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lots of people who are new to Linux seem to be caught out by the "Windows has just overwritten my MBR and I can't boot linux" problem. Would it be ...
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  1. #1
    Linux Engineer Nerderello's Avatar
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    GRUB for diskette download?


    lots of people who are new to Linux seem to be caught out by the "Windows has just overwritten my MBR and I can't boot linux" problem.

    Would it be possible for us to have the grub binaries and something like "rawwrite" available on this site (complete with instructions) to them out of this catch 22?

    Yes, I know that the proper way would be to boot off the diskette that you created when you installed your distro, but , it would seem, not a lot of people bother creating one (I learned the hard way on that one

    have fun

    Nerderello

    Use Suse 10.1 and occasionally play with Kubuntu
    Also have Windows 98SE and BeOS

  2. #2
    Linux Guru loft306's Avatar
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    yeh me too,but i had an excuse... a laptop(with out a perminant flopppy)...but i could boot from the cd so with kriss's help i put myself back together again(my sister put xp pro on my lappie without asking)...
    but back to topic...i would like to see that also,for the day it happens again (i do belive in Mr. Murphy(i think he is Tux's best freind along with snafu & thoes damned gremlins))
    ~Mike ~~~ Forum Rules
    Testing? What's that? If it compiles, it is good, if it boots up, it is perfect. ~ Linus Torvalds
    http://loft306.org

  3. #3
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    I have it on my homepage. If you check the bottom of the post, there's a link to my homepage, and on it, you can download the GRUB image and rawrite.exe.

  4. #4
    Linux Engineer Nerderello's Avatar
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    Dolda,
    you've beaten me to it. Nice one.

    A suggestion though. A tutorial on the joys of GRUB. I'm happy to write one, although I'm not THAT knowledgable at it.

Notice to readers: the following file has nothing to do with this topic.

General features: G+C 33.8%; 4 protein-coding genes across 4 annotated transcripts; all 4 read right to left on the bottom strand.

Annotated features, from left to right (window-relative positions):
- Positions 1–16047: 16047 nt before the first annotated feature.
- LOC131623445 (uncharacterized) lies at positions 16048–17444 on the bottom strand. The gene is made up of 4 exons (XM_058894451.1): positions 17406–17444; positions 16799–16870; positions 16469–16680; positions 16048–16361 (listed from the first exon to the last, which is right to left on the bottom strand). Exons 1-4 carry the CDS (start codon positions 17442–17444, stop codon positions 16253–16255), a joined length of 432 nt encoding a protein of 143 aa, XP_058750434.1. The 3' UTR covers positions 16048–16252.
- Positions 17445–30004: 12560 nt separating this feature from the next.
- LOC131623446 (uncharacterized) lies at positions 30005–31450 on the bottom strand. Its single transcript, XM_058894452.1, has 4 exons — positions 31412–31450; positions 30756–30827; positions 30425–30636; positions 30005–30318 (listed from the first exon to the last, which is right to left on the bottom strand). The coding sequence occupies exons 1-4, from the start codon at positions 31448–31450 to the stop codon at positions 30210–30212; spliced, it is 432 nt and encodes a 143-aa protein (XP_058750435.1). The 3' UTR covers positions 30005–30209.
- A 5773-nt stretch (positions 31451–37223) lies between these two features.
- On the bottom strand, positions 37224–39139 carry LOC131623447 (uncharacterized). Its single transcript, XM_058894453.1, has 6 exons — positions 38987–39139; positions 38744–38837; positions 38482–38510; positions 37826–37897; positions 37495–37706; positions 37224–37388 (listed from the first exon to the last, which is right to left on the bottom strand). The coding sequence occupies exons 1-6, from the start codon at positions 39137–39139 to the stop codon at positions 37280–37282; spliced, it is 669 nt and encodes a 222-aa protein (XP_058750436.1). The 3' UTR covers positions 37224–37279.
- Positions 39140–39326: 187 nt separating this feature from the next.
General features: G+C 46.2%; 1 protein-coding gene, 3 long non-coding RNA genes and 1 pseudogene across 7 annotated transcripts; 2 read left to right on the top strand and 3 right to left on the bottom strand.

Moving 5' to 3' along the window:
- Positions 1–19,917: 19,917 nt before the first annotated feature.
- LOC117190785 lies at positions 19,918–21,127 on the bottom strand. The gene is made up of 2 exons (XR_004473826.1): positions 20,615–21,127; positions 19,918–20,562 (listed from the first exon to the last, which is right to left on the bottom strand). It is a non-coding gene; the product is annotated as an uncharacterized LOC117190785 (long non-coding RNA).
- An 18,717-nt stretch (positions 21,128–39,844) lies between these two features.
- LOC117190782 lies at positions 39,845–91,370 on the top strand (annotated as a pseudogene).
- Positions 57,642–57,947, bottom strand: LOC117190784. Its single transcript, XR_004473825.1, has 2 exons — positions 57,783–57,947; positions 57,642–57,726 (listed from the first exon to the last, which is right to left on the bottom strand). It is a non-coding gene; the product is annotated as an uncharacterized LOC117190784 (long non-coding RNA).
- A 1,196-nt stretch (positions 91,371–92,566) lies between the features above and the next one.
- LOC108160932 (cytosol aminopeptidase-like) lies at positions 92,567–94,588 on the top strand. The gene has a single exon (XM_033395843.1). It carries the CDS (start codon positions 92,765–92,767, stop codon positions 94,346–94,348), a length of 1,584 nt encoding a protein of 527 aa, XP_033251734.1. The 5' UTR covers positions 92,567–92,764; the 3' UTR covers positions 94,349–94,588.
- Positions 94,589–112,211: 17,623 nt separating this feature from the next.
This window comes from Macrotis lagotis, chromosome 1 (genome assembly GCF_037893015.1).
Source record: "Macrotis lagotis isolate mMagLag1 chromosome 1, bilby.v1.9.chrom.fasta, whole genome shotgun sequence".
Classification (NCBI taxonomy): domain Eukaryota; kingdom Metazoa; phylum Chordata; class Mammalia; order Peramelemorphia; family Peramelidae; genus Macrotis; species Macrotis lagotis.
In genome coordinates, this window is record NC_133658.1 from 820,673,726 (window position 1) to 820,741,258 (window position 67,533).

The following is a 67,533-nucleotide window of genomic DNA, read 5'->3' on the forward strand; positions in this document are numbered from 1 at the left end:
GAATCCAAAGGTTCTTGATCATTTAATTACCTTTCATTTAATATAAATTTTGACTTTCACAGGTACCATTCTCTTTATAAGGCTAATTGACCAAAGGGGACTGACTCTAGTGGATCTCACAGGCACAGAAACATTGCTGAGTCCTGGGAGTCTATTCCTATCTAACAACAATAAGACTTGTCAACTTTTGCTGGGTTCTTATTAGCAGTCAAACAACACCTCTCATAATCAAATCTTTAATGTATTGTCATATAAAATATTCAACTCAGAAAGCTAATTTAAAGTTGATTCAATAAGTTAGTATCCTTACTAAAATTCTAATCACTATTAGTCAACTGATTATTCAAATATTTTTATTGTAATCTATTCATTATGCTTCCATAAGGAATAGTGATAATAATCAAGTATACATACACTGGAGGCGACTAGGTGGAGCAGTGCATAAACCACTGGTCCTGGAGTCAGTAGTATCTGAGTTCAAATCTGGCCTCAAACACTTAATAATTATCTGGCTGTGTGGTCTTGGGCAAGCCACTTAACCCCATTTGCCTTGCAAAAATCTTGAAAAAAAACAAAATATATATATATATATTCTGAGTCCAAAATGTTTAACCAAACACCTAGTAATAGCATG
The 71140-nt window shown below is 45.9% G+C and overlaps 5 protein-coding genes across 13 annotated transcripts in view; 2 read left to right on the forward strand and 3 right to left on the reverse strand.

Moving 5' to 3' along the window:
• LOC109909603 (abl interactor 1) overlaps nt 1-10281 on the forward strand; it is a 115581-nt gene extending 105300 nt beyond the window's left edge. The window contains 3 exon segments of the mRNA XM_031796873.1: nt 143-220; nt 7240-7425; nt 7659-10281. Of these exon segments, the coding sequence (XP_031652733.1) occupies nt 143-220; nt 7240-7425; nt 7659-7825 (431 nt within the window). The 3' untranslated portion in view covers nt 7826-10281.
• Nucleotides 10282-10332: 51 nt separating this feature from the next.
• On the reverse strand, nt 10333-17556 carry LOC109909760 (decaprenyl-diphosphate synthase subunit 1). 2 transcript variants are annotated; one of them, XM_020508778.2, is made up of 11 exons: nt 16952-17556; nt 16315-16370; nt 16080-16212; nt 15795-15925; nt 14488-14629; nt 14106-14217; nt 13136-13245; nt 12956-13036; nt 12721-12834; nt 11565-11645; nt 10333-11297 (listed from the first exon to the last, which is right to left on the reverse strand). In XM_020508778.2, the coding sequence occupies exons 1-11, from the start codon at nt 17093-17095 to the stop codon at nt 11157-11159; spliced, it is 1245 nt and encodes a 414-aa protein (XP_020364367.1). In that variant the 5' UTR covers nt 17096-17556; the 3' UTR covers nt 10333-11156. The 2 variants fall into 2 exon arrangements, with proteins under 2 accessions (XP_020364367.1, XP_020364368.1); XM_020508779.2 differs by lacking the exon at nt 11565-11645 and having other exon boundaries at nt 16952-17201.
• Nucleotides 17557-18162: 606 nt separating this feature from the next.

Nerderello

    Use Suse 10.1 and occasionally play with Kubuntu
    Also have Windows 98SE and BeOS

  5. #5
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    I would write one, but I really don't have the time to do so (also, I really should learn to write DocBook XML...).

    On the other hand, the grub texinfo goes a long way. What would be a good thing would probably be a reference of commonly useful command sequences in GRUB.

  6. #6
    Linux Engineer Nerderello's Avatar
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    right. What I'll do is answer some of the common "newbie" types of query. And I'll post it up on this site for you moderators to give your opinions of.

    have fun

    Nerderello

    Use Suse 10.1 and occasionally play with Kubuntu
    Also have Windows 98SE and BeOS

  7. #7
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    A suggestion:
    You could use texi2html to convert the GRUB texinfo and include a link to it.

  8. #8
    Linux Engineer Nerderello's Avatar
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    Guys, here is my first draft of the Grub micro howto. Please feel free to comment.
    .................................................. ..

    I wrote this as an aid to people who are having some problems getting started with Linux. It has not been written to replace the GRUB documentation, which can be found here :- http://www.gnu.org/software/grub/manual/grub.html or by entering "info grub" on your Linux PC.

    I have tried to address two common problems that users bump into with Grub, these are :-

    1) I've just loaded / upgraded Windows and now I can't get into Linux!

    And

    2) I don't know why, but all I get now is a "grub>" prompt when I try and boot my PC!

    The examples come from my PC, which runs Fedora Core 1 and has two separate IDE attached hard disks, but don't let any of this put you off, as you'll find that the commands will work just as well with your PC.

    If your PC has SCSI hard disks, then replace the "hd" with "sd" in the commands below.

    Windows has stopped me being able to boot into Linux

    This problem (1) is caused by Uncle Bill's operating system deliberately overwriting an area of your hard disk known as the Master Boot Record (MBR). The MBR is the bit of your hard disk that holds the "where is the operating system" information. It is the MBR that your PC hands control over to, at boot up time, if it cant find an operating system in your floppy disk drive or your CD-ROM drive (The order that your PC looks for an operating system is set-up in the BIOS. Press either the Del or the F2 key to access your BIOS setup when you boot).